S&P maintains India ratings at 'BBB-', says outlook stable

S&P maintains India ratings at 'BBB-', says outlook stable

Andrew Cummings
November 24, 2017

"Stable outlook reflects our view that over the next 2 years growth will remain strong, India will maintain its sound external accounts position and fiscal deficits will remain broadly in line with our expectations", said S&P Global Ratings.

S&P, in January 2007, rated India at BBB, the lowest investment grade rating for bonds, and gave an outlook of "stable".

Last week, US-based rating agency Moody's Investors Service, upgraded India's sovereign bond ratings for the first time in over 14 years citing the government's "wide-ranging program of economic and institutional reforms".

After Moody's rating upgrade for the Indian economy, everyone is looking forward to the next possible piece of cake: a rating upgrade from Standard & Poor's (S&P) that is expected to come up soon.

In October, S&P had said that India needs to improve its fiscal position for a rating upgrade.

Ending all the ongoing economic discussion, Standard & Poor's has released its latest ratings and the Indian rating has remained unchanged.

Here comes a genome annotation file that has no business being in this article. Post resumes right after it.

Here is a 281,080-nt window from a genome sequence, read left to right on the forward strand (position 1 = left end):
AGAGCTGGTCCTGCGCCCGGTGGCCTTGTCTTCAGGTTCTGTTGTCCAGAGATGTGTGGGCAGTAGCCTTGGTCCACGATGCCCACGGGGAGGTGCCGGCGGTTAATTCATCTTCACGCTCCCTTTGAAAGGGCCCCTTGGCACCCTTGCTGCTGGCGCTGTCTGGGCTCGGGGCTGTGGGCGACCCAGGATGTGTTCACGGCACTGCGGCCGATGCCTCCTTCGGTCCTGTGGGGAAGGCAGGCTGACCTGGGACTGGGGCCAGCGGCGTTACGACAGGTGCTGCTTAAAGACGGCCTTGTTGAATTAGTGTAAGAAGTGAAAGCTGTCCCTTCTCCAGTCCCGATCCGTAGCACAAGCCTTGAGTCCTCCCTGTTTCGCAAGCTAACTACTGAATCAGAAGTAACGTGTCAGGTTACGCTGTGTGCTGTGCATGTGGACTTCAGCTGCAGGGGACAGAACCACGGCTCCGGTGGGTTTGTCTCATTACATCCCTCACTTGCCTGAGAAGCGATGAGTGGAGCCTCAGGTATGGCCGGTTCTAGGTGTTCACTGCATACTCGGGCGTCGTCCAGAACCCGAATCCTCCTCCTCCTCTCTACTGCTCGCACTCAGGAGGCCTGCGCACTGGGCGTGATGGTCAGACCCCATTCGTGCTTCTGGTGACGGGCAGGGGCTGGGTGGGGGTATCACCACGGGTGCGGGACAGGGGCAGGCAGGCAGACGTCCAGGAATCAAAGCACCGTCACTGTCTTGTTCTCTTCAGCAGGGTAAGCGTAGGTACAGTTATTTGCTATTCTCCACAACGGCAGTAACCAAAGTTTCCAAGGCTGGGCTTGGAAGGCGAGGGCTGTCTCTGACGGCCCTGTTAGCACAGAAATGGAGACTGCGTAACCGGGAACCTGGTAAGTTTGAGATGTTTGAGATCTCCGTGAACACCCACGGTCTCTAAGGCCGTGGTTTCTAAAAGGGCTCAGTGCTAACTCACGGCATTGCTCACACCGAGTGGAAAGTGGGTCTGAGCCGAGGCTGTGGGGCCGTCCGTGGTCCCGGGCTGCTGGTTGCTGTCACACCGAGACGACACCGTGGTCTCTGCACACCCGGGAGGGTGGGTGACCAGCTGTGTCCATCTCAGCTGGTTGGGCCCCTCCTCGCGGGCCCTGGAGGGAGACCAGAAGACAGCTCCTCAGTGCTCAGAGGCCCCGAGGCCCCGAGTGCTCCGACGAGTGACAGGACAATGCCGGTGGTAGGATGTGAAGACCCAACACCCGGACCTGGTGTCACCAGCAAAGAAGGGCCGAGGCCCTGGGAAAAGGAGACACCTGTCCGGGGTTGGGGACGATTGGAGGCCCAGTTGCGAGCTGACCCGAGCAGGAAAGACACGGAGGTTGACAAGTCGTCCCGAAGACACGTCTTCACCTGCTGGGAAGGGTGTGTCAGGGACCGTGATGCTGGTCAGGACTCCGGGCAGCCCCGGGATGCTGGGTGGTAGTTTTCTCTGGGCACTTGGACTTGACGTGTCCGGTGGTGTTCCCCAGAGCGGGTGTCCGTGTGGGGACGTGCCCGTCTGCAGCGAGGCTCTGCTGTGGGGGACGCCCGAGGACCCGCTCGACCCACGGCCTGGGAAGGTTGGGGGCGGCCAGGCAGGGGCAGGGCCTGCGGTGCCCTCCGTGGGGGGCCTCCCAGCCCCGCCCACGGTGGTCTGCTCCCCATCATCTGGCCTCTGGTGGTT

"Upward pressure on the ratings could build if the government's reforms markedly improve its net general government fiscal out-turns and so reduce the level of net general government debt", S&P said on Friday.

The report noted that despite two quarters of weaker-than expected growth, India's economy will grow robustly in 2018-20, and foreign exchange reserves will continue to rise. It affirmed A-3 short-term sovereign credit rating on India. S&P also maintained a favourable outlook on private consumption.

Since then the government has announced a recapitalisation plan for public sector banks and has revamped GST rates.

Besides upgrading India's sovereign ratings to Baa2 from its lowest investment grade Baa3, the ratings upgrade was accompanied by a change in the outlook for India's rating to "stable" from "positive".

"India's general government revenue, at an estimated 22 percent of 2017 GDP, is low compared with peer sovereigns".

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